Grillbot review: BBQ cleaning made easy?

Sick of scrubbing your barbecue? We set out to see if a robot can do the job for you.

BBQ grill on fire.

What’s the worst part of barbecuing? The obligatory salad? For me it’s the clean up.

After stuffing myself with chops, I never feel motivated to venture back outside, wire brush in hand. That’s where Grillbot comes in. It’s touted as the world’s first automatic grill-cleaning robot.

Black Grillbot on Weber BBQ grill.

How does it work?

Think of it as a Roomba for your barbecue. The Grillbot is small, about the size of a snack pizza. Underneath are three brass brushes – these not only clean, but move the Grillbot about the grill. There’s only one button to press, which sets a timer for 10, 20 or 30 minutes. A small LCD screen shows the time you selected and battery life remaining. The batteries themselves are integrated, rechargeable and last a long time – a 30-minute run used only a quarter of the battery.

It’s quite a simple machine without any real smarts, so your barbecue needs a hood or it’ll drive right off the edge. The Grillbot simply drives in one direction, bumping into anything in its path before switching directions and hooning somewhere else. These random changes of direction mean it should eventually clean your entire cooking surface.

Grillbot in black.

The underside of the Grillbot.

The verdict

I absolutely loved it. It’s quite funny watching the barbecue rock around as the Grillbot scoots about inside. It does make a bit of a racket, as it constantly hits the hood and the motors driving the brushes aren’t too quiet, so I wouldn’t put it on while trying to hold a conversation next to the barbecue.


For a stern test, I flipped the grills in my barbecue upside down to the rarely cleaned side, which was in a real state. After 30 minutes I was very pleased with the results, and even happier with the fact that I didn’t have to use an ounce of elbow grease to get things ready for summer.

I own a Weber Q and was initially worried it’d be too small for the robot, but that wasn’t the case. It did an excellent job, but I think you’d want a bigger barbecue to really take advantage of the amount of work this wee robot takes out of your life.

The removable brushes can be popped off and put in the dishwasher, but I found them quite stiff and difficult to remove. The brushes are a throwaway item and the only place I could find replacements was on Amazon for $27 plus shipping. You’d be wanting to replace them annually at the very least, or sooner if they start dropping bristles, so factor that in.

My only whinge is the cost. We paid $180 from BBQ’s & More whereas my usual grill brush costs less than $10. I’m not sure if I could stomach the cost alone, but if everybody in the family pitched in, it’d be a fantastic birthday or Christmas present.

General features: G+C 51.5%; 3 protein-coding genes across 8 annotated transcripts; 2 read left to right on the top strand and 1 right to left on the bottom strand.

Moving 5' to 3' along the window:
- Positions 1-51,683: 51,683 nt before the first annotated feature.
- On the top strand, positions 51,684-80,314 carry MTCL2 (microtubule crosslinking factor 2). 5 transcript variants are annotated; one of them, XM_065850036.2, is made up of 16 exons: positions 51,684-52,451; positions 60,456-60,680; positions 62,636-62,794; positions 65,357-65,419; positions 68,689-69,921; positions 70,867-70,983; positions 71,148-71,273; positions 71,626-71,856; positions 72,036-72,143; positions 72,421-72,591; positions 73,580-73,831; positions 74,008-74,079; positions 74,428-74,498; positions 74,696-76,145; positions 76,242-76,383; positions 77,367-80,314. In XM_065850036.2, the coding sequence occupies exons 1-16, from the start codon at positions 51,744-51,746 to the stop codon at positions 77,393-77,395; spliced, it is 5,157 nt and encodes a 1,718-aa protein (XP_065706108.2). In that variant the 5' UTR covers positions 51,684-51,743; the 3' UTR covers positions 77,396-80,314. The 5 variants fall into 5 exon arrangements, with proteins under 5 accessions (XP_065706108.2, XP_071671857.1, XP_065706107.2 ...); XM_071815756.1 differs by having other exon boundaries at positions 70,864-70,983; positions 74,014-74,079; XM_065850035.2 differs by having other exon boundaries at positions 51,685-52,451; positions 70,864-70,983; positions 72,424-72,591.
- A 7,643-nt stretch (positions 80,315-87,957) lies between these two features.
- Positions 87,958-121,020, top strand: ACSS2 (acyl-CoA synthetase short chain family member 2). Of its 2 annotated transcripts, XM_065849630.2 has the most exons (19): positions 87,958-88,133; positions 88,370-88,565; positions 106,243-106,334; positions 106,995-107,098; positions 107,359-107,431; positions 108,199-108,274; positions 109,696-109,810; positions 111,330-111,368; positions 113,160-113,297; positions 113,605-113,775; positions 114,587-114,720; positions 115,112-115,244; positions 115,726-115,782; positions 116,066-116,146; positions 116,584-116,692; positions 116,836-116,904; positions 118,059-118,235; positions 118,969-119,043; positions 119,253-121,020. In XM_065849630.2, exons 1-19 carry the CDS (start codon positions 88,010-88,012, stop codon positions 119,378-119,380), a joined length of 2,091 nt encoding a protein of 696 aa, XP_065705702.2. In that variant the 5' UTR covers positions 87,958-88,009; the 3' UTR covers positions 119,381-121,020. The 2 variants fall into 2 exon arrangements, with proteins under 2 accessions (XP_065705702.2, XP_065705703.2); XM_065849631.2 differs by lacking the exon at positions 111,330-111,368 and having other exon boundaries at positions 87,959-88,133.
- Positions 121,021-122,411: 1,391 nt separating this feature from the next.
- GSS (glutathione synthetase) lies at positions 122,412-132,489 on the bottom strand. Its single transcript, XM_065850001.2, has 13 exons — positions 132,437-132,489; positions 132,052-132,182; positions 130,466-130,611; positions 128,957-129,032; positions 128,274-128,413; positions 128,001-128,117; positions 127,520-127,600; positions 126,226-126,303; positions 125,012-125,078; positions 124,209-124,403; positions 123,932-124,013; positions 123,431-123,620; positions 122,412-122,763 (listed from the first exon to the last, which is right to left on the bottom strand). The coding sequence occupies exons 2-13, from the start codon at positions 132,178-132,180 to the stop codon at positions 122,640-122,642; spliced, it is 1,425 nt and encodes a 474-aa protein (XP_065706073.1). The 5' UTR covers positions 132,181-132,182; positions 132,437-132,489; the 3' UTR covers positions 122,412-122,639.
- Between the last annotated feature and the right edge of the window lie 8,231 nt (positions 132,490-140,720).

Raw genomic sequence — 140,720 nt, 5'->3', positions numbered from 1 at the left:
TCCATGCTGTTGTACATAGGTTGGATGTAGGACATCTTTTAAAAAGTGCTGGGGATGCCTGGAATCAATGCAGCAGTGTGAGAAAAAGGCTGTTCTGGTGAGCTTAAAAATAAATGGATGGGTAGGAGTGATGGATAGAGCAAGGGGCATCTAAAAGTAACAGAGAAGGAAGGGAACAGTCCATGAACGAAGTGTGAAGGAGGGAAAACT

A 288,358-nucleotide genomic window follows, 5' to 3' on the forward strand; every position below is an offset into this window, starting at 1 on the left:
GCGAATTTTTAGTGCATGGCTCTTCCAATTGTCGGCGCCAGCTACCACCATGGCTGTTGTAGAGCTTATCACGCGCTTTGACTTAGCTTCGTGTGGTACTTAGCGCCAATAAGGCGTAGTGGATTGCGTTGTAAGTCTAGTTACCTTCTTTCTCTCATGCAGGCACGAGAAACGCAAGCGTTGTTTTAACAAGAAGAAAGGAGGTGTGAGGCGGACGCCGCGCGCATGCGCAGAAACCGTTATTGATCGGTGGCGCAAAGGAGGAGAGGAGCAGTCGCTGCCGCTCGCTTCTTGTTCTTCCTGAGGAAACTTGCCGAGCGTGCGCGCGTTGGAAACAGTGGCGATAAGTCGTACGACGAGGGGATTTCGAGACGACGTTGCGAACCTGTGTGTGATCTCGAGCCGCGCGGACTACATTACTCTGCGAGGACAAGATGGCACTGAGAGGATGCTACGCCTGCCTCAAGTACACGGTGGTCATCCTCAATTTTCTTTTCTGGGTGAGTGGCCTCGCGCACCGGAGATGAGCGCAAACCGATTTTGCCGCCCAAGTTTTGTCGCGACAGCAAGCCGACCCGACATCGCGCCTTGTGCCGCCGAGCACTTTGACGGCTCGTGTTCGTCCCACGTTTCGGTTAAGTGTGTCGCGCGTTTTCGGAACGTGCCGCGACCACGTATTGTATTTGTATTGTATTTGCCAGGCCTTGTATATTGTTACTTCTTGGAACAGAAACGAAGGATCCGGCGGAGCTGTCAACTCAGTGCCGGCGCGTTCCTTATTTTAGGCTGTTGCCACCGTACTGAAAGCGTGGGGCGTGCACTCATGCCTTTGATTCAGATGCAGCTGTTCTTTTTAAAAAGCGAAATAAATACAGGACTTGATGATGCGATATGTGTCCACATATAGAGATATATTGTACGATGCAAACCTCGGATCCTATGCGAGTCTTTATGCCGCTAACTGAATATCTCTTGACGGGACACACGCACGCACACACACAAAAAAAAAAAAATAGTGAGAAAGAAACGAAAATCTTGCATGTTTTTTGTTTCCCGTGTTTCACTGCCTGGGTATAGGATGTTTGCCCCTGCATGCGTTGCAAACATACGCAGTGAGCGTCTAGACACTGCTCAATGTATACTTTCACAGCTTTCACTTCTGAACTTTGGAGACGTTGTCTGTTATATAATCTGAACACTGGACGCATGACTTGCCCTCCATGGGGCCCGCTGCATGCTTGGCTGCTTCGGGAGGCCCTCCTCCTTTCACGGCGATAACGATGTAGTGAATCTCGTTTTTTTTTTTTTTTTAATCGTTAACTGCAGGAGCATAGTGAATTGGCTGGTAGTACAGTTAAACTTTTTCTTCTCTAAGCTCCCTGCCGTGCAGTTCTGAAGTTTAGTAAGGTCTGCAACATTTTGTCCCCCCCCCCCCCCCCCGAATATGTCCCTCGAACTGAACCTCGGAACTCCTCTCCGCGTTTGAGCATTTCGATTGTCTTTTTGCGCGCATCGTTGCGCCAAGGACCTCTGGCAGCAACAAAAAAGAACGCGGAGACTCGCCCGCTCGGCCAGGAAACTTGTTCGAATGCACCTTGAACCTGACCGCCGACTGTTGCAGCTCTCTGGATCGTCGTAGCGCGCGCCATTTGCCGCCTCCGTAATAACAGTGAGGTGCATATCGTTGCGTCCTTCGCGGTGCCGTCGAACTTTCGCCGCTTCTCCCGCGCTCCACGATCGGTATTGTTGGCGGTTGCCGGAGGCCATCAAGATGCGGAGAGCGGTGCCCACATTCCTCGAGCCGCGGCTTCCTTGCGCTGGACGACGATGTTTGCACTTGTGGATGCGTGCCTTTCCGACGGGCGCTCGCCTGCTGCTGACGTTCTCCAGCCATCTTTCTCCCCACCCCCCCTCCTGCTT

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Member comments

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David C.
11 Jan 2020
Cleaning the cooking surface

As others have said: Brass will fatigue fail if it's repeatedly bent, (like on a brush) and I'm not keen on ingesting what could essentially be a very small needle.

Cleaning Methods:

1) Who cleans the grill? Busy steel doesn't get that mucky and a quick scrape of a surface sterilized by a gas flame getting it to several hundred degrees is just fine, and the surface stays seasoned so things don't stick. Ya just need to commit to barbecuing: I live in Dunedin and only snow makes it marginal :-).

2) Lie the grill on a surface you don't care about, put on heavy nitrile gloves, and then slop some water and a dishwasher tablet around until it's a slurry on the surface and then hose it clean (some work required, and also protecting your eyes wouldn't be a bad idea as this stuff is caustic). Con: the surface needs re-seasoning. Also believe it works on oven doors - but don't hose indoors!

3) lie the grill on your dirty job surface, then apply a water-blaster. Caution: can be wet but it is fun, and may possibly damage Aluminium if your pressure is *really* high.

Steve B.
11 Jan 2020
cleaning the barbi

Spray with oven clean and leave for a morning. Get water blaster out and spry it don. Job done.

Anthony Robert H.
19 Dec 2019
concern

I don't like brass brushes being used for cleaning bbq's as possible metal bits getting into food and causing a perforated bowel with possibly fatal consequences

Dwayne B.
19 Dec 2019
Agree 100%

I've heard too many horror stories about people requiring surgery due to various types of bristles - both metal and non-metal.